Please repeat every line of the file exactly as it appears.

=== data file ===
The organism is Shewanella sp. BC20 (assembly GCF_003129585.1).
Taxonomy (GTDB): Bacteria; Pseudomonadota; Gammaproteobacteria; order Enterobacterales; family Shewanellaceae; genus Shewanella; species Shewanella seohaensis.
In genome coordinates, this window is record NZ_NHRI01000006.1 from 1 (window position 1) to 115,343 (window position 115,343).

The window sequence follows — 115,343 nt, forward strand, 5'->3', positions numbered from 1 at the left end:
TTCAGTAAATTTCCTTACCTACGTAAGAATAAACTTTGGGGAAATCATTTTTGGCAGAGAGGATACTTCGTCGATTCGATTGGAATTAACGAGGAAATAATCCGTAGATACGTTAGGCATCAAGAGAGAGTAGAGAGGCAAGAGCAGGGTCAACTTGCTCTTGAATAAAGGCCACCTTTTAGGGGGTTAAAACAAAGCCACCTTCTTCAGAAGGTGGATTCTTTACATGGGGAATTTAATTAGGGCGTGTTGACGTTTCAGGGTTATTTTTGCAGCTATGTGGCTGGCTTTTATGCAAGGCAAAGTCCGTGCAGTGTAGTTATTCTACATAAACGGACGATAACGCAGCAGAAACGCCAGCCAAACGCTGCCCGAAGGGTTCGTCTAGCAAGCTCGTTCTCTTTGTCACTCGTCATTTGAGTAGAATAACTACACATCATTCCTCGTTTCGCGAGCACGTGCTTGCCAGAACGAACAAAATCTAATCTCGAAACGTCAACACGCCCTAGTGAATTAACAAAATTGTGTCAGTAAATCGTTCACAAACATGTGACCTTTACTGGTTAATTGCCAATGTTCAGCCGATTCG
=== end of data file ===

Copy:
The organism is Shewanella sp. BC20 (assembly GCF_003129585.1).
Taxonomy (GTDB): Bacteria; Pseudomonadota; Gammaproteobacteria; order Enterobacterales; family Shewanellaceae; genus Shewanella; species Shewanella seohaensis.
In genome coordinates, this window is record NZ_NHRI01000006.1 from 1 (window position 1) to 115,343 (window position 115,343).

The window sequence follows — 115,343 nt, forward strand, 5'->3', positions numbered from 1 at the left end:
TTCAGTAAATTTCCTTACCTACGTAAGAATAAACTTTGGGGAAATCATTTTTGGCAGAGAGGATACTTCGTCGATTCGATTGGAATTAACGAGGAAATAATCCGTAGATACGTTAGGCATCAAGAGAGAGTAGAGAGGCAAGAGCAGGGTCAACTTGCTCTTGAATAAAGGCCACCTTTTAGGGGGTTAAAACAAAGCCACCTTCTTCAGAAGGTGGATTCTTTACATGGGGAATTTAATTAGGGCGTGTTGACGTTTCAGGGTTATTTTTGCAGCTATGTGGCTGGCTTTTATGCAAGGCAAAGTCCGTGCAGTGTAGTTATTCTACATAAACGGACGATAACGCAGCAGAAACGCCAGCCAAACGCTGCCCGAAGGGTTCGTCTAGCAAGCTCGTTCTCTTTGTCACTCGTCATTTGAGTAGAATAACTACACATCATTCCTCGTTTCGCGAGCACGTGCTTGCCAGAACGAACAAAATCTAATCTCGAAACGTCAACACGCCCTAGTGAATTAACAAAATTGTGTCAGTAAATCGTTCACAAACATGTGACCTTTACTGGTTAATTGCCAATGTTCAGCCGATTCG